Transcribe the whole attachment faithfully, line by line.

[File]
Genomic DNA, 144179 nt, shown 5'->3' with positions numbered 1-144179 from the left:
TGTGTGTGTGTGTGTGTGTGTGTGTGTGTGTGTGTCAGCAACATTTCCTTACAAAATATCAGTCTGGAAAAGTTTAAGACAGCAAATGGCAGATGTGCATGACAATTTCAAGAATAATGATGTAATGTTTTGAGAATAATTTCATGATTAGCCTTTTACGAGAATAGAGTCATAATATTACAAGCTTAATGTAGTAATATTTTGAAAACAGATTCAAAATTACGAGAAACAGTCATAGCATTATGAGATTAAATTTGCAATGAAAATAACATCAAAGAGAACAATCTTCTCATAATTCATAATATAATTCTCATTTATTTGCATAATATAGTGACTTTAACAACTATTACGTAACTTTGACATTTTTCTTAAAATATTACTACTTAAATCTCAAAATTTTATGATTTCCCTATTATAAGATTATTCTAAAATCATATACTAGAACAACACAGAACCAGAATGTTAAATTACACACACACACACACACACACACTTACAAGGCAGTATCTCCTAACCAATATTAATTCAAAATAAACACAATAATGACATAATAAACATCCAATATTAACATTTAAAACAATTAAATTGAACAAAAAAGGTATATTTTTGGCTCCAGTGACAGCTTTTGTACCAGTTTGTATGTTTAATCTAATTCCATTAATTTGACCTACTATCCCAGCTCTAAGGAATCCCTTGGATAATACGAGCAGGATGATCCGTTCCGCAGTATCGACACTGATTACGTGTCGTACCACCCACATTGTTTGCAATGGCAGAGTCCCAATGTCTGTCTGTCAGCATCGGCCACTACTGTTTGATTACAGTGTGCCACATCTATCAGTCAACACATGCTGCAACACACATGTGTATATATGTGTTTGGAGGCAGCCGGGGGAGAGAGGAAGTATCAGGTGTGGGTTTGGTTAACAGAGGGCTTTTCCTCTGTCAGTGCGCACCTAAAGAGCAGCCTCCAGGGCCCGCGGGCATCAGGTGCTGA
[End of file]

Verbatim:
Genomic DNA, 144179 nt, shown 5'->3' with positions numbered 1-144179 from the left:
TGTGTGTGTGTGTGTGTGTGTGTGTGTGTGTGTGTCAGCAACATTTCCTTACAAAATATCAGTCTGGAAAAGTTTAAGACAGCAAATGGCAGATGTGCATGACAATTTCAAGAATAATGATGTAATGTTTTGAGAATAATTTCATGATTAGCCTTTTACGAGAATAGAGTCATAATATTACAAGCTTAATGTAGTAATATTTTGAAAACAGATTCAAAATTACGAGAAACAGTCATAGCATTATGAGATTAAATTTGCAATGAAAATAACATCAAAGAGAACAATCTTCTCATAATTCATAATATAATTCTCATTTATTTGCATAATATAGTGACTTTAACAACTATTACGTAACTTTGACATTTTTCTTAAAATATTACTACTTAAATCTCAAAATTTTATGATTTCCCTATTATAAGATTATTCTAAAATCATATACTAGAACAACACAGAACCAGAATGTTAAATTACACACACACACACACACACACACTTACAAGGCAGTATCTCCTAACCAATATTAATTCAAAATAAACACAATAATGACATAATAAACATCCAATATTAACATTTAAAACAATTAAATTGAACAAAAAAGGTATATTTTTGGCTCCAGTGACAGCTTTTGTACCAGTTTGTATGTTTAATCTAATTCCATTAATTTGACCTACTATCCCAGCTCTAAGGAATCCCTTGGATAATACGAGCAGGATGATCCGTTCCGCAGTATCGACACTGATTACGTGTCGTACCACCCACATTGTTTGCAATGGCAGAGTCCCAATGTCTGTCTGTCAGCATCGGCCACTACTGTTTGATTACAGTGTGCCACATCTATCAGTCAACACATGCTGCAACACACATGTGTATATATGTGTTTGGAGGCAGCCGGGGGAGAGAGGAAGTATCAGGTGTGGGTTTGGTTAACAGAGGGCTTTTCCTCTGTCAGTGCGCACCTAAAGAGCAGCCTCCAGGGCCCGCGGGCATCAGGTGCTGA